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#9

Post by TexasFilly » Wed Jan 23, 2013 2:04 pm

Thanks, Loh!


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#10

Post by Maybenaut » Wed Jan 23, 2013 2:14 pm

He may view himself as being the only lawyer (at least the only lawyer he can afford) who has even a chance. He may actually be right, especially if he still has any connections who can arrange for the witnesses to disappear without him being connected to it. =)) =)) =))



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#11

Post by mimi » Mon Jan 28, 2013 9:11 am

wsj





Lawyers Behaving Badly Get A Dressing Down From Civility Cops





[/break1]wsj.com/article/SB10001424127887323539804578263733099255320.html?mod=WSJ_hp_EditorsPicks&mg=reno64-wsj#articleTabs=article]http://professional.wsj.com/article/SB1 ... bs=article








It's a program on returning to civility.





I'm not sure it's going to work. But cheers to those to try.



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#12

Post by TexasFilly » Mon Jan 28, 2013 10:25 am

wsj





Lawyers Behaving Badly Get A Dressing Down From Civility Cops





[/break1]wsj.com/article/SB10001424127887323539804578263733099255320.html?mod=WSJ_hp_EditorsPicks&mg=reno64-wsj#articleTabs=article]http://professional.wsj.com/article/SB1 ... bs=article








It's a program on returning to civility.





I'm not sure it's going to work. But cheers to those to try.Yep, these guys are pikers compared to La Taitz:





Take, for instance, lawyer Marvin Gerstein of Illinois, who has been disciplined three times for his profane epistolary style, according to the Attorney Registration & Disciplinary Commission of the Illinois Supreme Court.








Over the years, Mr. Gerstein has sent letters to legal adversaries calling them, variously, a "fool," "idiot," "slimeball," and other names unfit for publication. He has also suggested opponents have their heads inserted so far into an unpleasant place that they "think it's a rose garden," language that an expert witness for Mr. Gerstein said served a business purpose by vividly demonstrating the point.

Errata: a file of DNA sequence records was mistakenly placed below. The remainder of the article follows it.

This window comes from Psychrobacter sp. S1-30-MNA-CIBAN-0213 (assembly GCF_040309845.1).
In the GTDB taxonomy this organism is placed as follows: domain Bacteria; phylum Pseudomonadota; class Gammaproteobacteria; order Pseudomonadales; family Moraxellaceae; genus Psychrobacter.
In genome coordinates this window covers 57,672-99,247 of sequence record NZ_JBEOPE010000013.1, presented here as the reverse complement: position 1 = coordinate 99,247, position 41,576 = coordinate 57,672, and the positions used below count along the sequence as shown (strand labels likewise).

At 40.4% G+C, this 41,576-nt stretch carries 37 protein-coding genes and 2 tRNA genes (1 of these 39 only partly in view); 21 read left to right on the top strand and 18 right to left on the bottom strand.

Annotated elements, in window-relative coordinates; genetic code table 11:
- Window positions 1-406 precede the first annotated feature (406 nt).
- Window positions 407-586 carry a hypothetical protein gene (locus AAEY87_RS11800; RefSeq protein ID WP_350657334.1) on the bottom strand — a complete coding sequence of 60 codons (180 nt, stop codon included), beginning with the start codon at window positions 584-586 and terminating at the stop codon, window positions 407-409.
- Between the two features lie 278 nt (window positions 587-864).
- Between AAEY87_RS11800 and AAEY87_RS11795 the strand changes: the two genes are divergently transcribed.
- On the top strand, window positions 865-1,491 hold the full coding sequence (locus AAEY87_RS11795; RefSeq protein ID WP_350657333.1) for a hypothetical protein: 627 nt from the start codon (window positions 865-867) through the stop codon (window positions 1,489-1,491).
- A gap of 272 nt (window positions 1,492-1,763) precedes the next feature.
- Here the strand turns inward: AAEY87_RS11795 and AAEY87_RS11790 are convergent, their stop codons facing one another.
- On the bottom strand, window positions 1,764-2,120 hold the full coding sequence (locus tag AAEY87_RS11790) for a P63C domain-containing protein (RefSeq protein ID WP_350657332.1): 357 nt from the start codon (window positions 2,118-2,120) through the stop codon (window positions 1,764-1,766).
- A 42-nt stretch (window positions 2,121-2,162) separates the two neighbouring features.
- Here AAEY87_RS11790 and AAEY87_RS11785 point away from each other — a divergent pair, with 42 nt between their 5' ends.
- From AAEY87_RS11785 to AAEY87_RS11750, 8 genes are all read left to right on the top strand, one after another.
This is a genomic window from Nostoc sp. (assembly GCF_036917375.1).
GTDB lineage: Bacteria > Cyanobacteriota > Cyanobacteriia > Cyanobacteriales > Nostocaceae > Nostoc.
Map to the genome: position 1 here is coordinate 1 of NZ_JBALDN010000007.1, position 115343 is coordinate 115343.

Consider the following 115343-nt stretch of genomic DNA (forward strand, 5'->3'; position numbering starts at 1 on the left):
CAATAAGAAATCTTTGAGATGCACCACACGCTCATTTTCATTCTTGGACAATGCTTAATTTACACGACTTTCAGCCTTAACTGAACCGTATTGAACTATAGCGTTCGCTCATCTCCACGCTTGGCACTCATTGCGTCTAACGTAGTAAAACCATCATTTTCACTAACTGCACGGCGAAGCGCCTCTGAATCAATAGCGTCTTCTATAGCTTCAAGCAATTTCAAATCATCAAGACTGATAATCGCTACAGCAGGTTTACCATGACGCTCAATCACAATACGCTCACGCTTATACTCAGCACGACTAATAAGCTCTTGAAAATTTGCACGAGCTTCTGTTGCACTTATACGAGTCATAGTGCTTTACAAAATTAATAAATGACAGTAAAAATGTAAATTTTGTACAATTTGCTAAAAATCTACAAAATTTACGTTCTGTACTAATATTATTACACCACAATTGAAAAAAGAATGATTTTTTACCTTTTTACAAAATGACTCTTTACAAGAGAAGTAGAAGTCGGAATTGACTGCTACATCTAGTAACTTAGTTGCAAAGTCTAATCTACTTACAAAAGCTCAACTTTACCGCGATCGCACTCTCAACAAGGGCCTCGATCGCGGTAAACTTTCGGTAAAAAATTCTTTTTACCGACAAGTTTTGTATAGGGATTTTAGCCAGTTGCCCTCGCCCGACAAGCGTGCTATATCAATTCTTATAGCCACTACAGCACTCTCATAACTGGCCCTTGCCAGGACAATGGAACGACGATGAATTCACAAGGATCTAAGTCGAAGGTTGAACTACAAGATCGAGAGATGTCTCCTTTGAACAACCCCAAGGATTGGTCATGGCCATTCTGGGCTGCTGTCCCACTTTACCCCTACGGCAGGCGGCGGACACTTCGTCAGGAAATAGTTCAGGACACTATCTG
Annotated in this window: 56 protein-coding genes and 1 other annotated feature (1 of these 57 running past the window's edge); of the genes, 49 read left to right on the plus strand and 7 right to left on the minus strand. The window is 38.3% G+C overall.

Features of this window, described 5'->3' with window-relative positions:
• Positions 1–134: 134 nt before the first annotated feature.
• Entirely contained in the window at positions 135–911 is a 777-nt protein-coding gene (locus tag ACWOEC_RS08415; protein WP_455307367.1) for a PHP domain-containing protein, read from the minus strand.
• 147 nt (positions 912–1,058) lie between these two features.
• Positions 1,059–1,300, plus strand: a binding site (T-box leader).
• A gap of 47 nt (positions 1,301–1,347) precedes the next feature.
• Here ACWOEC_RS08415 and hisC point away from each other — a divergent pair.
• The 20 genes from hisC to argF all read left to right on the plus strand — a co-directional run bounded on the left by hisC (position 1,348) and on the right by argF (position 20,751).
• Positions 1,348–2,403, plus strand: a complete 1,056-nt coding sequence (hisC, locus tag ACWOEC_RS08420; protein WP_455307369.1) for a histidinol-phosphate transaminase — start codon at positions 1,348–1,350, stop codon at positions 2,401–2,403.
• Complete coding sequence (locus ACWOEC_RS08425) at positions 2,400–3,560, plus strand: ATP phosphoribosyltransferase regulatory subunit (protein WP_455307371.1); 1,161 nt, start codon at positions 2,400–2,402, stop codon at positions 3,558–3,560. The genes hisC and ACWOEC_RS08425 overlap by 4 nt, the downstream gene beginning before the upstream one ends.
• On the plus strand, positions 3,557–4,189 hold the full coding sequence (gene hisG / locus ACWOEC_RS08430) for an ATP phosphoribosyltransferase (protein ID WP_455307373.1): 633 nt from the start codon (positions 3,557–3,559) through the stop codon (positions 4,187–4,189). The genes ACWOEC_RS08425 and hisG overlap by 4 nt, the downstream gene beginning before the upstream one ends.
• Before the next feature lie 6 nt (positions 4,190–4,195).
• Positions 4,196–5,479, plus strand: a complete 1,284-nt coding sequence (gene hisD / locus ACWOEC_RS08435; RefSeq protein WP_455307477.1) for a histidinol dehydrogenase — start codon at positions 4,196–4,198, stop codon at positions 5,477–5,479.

The disciplinary commission rejected that argument, although a dissenting member argued that his conduct was protected by the First Amendment.





"If you cross the line with me, you get both barrels," said an unrepentant Mr. Gerstein. He has since dialed his language back to avoid further sanctions, he said, but "it's none of their business what goes on between two attorneys."Of course, it certainly is the business of the judge what goes on in papers filed with the court and lawyers just baldfaced lying to the court. Unless and until the judges start to use their power to put a stop to it, Taitz will continue to do so.


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#13

Post by TexasFilly » Sat May 25, 2013 2:51 am

Jury Convicts Former South Texas DA of CorruptionBROWNSVILLE, Texas May 25, 2013 (AP)A former Texas prosecutor and one-time candidate for Congress was convicted Friday of accepting bribes in exchange for court favors, including an $80,000 payment in a scheme that allowed a convicted murder to escape.Jurors convicted former Cameron County District Attorney Armanda Villalobos on racketeering, bribery and extortion charges. They acquitted him on two extortion charges.Villalobos is the highest-profile target to stand trial in an FBI investigation into legal corruption in Cameron County. The former prosecutor was accused of taking more than $100,000 in bribes from attorneys.Villalobos denied any wrongdoing and testified during his trial that he did not request money from lawyers in exchange for appointments with him.[/break1]go.com/US/wireStory/jury-convicts-south-texas-da-corruption-19254619#.UaBddbWG2bw]http://abcnews.go.com/US/wireStory/jury ... aBddbWG2bwYou gotta read the whole thing. :shock:


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#14

Post by Shagnastie » Wed Jun 05, 2013 10:09 pm